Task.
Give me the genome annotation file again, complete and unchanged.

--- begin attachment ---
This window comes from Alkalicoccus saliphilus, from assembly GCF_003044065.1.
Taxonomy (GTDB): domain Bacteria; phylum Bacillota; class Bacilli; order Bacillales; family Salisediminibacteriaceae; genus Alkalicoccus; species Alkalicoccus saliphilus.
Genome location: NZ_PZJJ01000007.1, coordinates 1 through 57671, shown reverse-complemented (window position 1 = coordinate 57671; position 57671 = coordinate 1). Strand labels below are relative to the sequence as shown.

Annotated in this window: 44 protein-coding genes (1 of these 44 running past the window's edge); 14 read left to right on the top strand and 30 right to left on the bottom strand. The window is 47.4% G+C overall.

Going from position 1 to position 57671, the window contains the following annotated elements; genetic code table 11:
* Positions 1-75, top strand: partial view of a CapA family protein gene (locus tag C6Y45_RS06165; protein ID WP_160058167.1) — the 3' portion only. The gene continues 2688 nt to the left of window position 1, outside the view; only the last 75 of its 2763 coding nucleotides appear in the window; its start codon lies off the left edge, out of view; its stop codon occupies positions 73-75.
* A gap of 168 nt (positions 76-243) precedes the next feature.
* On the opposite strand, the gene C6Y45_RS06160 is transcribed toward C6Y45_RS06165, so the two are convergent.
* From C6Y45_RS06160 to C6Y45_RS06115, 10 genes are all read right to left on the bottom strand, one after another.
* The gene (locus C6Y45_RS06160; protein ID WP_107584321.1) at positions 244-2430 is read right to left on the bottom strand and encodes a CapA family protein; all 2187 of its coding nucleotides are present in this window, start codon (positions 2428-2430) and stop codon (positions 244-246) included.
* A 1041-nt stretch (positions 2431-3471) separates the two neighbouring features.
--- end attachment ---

This window comes from Alkalicoccus saliphilus, from assembly GCF_003044065.1.
Taxonomy (GTDB): domain Bacteria; phylum Bacillota; class Bacilli; order Bacillales; family Salisediminibacteriaceae; genus Alkalicoccus; species Alkalicoccus saliphilus.
Genome location: NZ_PZJJ01000007.1, coordinates 1 through 57671, shown reverse-complemented (window position 1 = coordinate 57671; position 57671 = coordinate 1). Strand labels below are relative to the sequence as shown.

Annotated in this window: 44 protein-coding genes (1 of these 44 running past the window's edge); 14 read left to right on the top strand and 30 right to left on the bottom strand. The window is 47.4% G+C overall.

Going from position 1 to position 57671, the window contains the following annotated elements; genetic code table 11:
* Positions 1-75, top strand: partial view of a CapA family protein gene (locus tag C6Y45_RS06165; protein ID WP_160058167.1) — the 3' portion only. The gene continues 2688 nt to the left of window position 1, outside the view; only the last 75 of its 2763 coding nucleotides appear in the window; its start codon lies off the left edge, out of view; its stop codon occupies positions 73-75.
* A gap of 168 nt (positions 76-243) precedes the next feature.
* On the opposite strand, the gene C6Y45_RS06160 is transcribed toward C6Y45_RS06165, so the two are convergent.
* From C6Y45_RS06160 to C6Y45_RS06115, 10 genes are all read right to left on the bottom strand, one after another.
* The gene (locus C6Y45_RS06160; protein ID WP_107584321.1) at positions 244-2430 is read right to left on the bottom strand and encodes a CapA family protein; all 2187 of its coding nucleotides are present in this window, start codon (positions 2428-2430) and stop codon (positions 244-246) included.
* A 1041-nt stretch (positions 2431-3471) separates the two neighbouring features.